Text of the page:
While he was alive, Carl Sagan was seen as an opponent of religion. After his death, he was hailed as a defender of atheism. Just look at almost any atheism website on the internet and you will see not only arguments on forums and blogs that introduce Carl Sagan’s words as talking points , but you’ll also see his books and other materials being sold or linked to from the sites as a primer for atheists to use. Anyone who didn’t know him very well or didn’t pay close attention to his feelings on the debate of atheism versus religion would think that he was a staunch atheist.
However, that simply wasn’t the case. In fact, Sagan did speak on his beliefs and his stance on the matter of whether there was a God or not and whether one could know with any certainty those sorts of things. His own words demonstrated that he never saw himself as smart enough and knowledgeable enough to make the assertion that there is not God and could be no God.
Sagan said that an atheist is someone who is absolutely certain that there isn’t a God and to his mind he could not conceive of such a a person who had that belief based on concrete evidence. A lack of evidence is never a sign that there is no evidence. It could just mean that the evidence has not been found. That’s why this question of God versus accidental life has been raging for decades.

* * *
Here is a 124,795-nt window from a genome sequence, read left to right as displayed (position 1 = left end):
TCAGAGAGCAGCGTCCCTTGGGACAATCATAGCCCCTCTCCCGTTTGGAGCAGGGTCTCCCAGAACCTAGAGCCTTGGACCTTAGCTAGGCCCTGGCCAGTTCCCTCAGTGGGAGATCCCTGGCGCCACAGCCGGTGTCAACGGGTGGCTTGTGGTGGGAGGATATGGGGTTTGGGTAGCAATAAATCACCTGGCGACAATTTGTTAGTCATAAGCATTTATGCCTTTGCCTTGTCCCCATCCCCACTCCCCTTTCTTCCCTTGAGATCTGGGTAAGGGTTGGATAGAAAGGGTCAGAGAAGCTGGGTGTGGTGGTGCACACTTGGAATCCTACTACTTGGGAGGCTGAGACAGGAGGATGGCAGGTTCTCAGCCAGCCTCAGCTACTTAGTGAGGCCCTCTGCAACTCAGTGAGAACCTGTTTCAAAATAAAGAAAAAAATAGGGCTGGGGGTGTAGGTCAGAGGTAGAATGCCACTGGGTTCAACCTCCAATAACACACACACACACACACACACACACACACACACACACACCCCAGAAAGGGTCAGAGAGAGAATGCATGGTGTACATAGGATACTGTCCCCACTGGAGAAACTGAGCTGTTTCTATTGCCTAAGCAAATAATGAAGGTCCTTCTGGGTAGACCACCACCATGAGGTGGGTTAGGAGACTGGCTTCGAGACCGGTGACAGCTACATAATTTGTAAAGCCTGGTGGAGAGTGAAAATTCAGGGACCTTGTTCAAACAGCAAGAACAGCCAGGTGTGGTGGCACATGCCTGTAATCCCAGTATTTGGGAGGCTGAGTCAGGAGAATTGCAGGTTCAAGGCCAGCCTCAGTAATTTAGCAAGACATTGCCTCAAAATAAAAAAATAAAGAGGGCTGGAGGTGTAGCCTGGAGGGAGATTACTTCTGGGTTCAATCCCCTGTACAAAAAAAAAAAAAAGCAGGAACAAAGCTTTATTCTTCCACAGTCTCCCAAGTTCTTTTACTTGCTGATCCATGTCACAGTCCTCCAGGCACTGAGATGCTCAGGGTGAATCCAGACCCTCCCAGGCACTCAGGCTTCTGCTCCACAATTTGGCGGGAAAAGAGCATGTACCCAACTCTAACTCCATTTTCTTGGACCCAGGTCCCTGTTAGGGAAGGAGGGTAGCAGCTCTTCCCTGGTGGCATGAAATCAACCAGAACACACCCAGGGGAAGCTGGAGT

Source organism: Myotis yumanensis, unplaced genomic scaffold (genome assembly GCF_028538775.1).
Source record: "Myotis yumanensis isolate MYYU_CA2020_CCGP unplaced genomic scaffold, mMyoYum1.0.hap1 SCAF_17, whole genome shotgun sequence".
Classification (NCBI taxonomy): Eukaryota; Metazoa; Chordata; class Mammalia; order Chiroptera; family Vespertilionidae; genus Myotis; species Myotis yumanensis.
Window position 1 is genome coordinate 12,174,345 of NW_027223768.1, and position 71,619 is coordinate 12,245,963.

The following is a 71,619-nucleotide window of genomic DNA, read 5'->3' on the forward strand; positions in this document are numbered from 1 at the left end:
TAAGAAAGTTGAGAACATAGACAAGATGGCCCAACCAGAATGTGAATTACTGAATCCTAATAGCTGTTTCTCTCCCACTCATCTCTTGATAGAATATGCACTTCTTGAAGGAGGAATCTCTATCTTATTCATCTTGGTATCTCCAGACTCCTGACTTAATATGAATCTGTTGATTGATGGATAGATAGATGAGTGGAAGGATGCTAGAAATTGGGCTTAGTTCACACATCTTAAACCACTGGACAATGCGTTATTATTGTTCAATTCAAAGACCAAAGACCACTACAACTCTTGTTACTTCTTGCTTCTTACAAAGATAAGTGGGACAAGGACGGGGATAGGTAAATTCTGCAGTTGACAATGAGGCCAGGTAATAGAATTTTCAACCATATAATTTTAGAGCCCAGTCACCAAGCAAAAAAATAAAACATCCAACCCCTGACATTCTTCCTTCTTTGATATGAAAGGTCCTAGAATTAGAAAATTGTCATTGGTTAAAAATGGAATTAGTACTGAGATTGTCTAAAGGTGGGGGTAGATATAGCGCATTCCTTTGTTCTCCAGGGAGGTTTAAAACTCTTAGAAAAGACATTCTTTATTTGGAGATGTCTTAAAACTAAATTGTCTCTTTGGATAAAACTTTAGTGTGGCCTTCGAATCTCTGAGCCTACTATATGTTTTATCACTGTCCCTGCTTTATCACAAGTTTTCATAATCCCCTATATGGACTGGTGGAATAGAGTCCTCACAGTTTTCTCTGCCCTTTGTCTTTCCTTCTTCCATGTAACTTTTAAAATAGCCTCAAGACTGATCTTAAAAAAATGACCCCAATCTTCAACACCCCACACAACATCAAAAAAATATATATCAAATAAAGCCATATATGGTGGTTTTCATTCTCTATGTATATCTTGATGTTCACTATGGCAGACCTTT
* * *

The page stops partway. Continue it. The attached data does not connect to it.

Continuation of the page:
In order for someone to know for certain that there is no God, then they would have to have all knowledge of everything in the entire universe. If a person had knowledge of only 99.9% of everything, then they could still not be an atheist based on scientific fact alone, because God could be in that .1% that they don’t know about.
Sagan recognized that to be an atheist at this point in human history would mean a measure of belief, and that was why he was open to the idea that there might be a God, though he never accepted any evidence to that conclusion. This is part of what has made Sagan such a renowned figure in these debates over evolution versus intelligent design and so forth. His viewpoint was never one of absolutism in these matters, which meant that while people could refer to his writings on the matter when debating, they could never say that Sagan gave conclusive proof one way or another. Ironically enough, Sagan’s writings are constantly used by both side to debate their points, and Sagan might have found that kind of discourse not only pointless but humorous.
In the end, Sagan only saw God as a set of laws and nothing more and never saw any need to pray to such a being, but then again, he didn’t have proof that this was or was not all that God could be either.